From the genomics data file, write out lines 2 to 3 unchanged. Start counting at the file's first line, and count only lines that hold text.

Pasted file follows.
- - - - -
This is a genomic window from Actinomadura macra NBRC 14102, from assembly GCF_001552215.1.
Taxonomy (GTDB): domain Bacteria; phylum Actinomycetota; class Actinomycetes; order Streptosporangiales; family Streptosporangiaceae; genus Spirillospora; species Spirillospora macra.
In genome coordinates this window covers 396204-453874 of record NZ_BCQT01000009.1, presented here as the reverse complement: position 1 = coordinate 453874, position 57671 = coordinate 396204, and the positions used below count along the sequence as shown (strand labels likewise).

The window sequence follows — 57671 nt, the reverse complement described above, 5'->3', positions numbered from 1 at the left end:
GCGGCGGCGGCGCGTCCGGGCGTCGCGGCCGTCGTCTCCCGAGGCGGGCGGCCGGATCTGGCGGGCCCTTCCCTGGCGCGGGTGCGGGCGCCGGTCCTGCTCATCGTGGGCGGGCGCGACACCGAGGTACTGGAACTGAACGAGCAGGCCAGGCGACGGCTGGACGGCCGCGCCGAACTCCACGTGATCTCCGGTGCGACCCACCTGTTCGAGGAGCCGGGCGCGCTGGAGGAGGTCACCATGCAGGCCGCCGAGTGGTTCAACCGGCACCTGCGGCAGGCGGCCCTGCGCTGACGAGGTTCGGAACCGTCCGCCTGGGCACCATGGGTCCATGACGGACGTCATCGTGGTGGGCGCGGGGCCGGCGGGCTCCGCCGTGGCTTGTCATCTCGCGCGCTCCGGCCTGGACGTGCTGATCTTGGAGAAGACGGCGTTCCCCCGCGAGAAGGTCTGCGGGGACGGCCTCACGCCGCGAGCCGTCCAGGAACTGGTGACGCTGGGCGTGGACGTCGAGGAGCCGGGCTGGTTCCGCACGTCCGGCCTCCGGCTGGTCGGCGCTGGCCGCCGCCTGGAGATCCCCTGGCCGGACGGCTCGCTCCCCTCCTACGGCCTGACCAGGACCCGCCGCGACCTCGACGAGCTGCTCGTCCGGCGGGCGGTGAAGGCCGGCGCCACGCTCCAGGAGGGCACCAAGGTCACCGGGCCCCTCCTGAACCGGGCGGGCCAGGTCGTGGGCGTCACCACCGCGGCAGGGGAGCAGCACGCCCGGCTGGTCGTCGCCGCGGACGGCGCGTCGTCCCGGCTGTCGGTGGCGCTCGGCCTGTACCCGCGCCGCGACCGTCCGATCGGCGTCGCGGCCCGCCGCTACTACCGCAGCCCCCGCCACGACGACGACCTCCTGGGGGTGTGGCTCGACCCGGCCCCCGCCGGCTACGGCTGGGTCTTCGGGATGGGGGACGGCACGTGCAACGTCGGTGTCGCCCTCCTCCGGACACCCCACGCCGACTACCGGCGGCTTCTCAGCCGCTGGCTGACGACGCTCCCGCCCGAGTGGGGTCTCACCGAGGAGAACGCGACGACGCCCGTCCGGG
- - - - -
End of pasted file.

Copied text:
Taxonomy (GTDB): domain Bacteria; phylum Actinomycetota; class Actinomycetes; order Streptosporangiales; family Streptosporangiaceae; genus Spirillospora; species Spirillospora macra.
In genome coordinates this window covers 396204-453874 of record NZ_BCQT01000009.1, presented here as the reverse complement: position 1 = coordinate 453874, position 57671 = coordinate 396204, and the positions used below count along the sequence as shown (strand labels likewise).